A pretty pair of primulas

Time for a couple of good, old-fashioned pretty flowers. In fact two collections of pretty flowers in striking inflorescences. This one earning the common name of Orchid Primrose, Red-hot Poker Primrose or Chinese Pagoda Primrose.

I was startled last June, the first time I saw Primula viallii in Kew Gardens. Those vivid pink or purplish (almost blue in my photos I'm afraid) flowers below a cone of deep red flower buds, intensified in the early morning or late evening.

It's native to China where, according to Kew's website, it grows 'in wet meadows, near water in valleys, and in thickets of prickly oak bushes, from 2,800 to 4,000 metres above sea level'.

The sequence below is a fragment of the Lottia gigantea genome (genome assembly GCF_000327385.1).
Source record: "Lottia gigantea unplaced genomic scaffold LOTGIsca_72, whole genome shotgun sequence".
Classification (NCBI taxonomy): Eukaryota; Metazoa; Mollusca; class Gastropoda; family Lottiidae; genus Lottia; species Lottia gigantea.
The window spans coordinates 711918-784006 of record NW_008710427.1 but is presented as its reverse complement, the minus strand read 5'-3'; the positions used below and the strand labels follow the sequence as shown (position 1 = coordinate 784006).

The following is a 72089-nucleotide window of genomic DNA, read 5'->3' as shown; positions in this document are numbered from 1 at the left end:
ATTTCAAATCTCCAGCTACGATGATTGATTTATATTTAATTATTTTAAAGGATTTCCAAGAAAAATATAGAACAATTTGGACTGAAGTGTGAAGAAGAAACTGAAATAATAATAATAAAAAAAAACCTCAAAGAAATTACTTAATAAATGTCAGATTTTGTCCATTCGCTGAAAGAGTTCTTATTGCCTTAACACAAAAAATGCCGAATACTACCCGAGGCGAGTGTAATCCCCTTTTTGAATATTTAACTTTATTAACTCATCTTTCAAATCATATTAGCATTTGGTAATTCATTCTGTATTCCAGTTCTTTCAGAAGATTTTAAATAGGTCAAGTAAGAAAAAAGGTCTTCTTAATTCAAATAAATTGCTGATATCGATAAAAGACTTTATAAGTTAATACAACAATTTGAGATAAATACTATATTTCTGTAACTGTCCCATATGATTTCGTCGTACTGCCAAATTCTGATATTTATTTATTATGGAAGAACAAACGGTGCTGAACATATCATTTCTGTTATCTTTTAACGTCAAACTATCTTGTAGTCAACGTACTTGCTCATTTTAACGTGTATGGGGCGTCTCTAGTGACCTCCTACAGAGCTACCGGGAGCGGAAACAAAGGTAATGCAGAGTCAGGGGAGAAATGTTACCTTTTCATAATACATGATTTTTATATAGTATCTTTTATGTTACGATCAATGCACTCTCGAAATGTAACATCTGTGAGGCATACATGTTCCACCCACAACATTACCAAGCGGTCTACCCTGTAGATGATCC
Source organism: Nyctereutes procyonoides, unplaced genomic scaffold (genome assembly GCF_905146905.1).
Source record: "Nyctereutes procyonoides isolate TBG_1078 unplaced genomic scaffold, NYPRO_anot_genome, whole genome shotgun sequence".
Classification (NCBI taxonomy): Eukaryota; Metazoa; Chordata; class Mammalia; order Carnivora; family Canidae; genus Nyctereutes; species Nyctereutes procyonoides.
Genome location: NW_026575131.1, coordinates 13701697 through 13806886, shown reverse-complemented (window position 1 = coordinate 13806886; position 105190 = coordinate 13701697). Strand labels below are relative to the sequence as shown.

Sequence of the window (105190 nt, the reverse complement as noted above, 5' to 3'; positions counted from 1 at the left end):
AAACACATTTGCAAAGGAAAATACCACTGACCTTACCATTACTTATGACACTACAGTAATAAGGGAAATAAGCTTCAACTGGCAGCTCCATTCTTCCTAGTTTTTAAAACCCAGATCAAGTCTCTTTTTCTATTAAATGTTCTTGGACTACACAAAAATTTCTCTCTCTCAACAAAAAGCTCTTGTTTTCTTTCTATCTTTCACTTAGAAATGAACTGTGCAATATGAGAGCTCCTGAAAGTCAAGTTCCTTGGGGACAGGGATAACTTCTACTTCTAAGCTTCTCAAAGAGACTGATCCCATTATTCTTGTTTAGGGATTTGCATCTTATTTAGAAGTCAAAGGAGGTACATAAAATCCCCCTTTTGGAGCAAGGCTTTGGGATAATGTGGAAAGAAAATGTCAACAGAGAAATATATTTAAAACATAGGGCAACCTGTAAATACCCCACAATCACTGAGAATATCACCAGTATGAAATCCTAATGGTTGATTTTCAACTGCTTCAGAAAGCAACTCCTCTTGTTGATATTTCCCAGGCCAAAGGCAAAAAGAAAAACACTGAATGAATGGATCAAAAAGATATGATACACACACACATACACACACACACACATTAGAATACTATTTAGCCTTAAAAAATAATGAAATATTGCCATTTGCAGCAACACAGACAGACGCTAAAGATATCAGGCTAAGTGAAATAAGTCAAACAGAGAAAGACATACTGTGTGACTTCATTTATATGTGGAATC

In Kew Gardens it grows in a damp depression in the Rock Garden, and in the nearby Woodland Garden. And surprise, surprise, it's back again this June!

There are hundreds of different kinds of Primula, maybe 500 species. The name 'primula' refers to it being a little, early flowering plant, one of the first in spring. Or something along those lines. My featured plant is of course bucking the trend in flowering in almost mid-summer, as do many of the so-called Asiatic primroses.

Such as this lovely Primula capitata subspecies mooreana with its flowers blue in life and in my photo.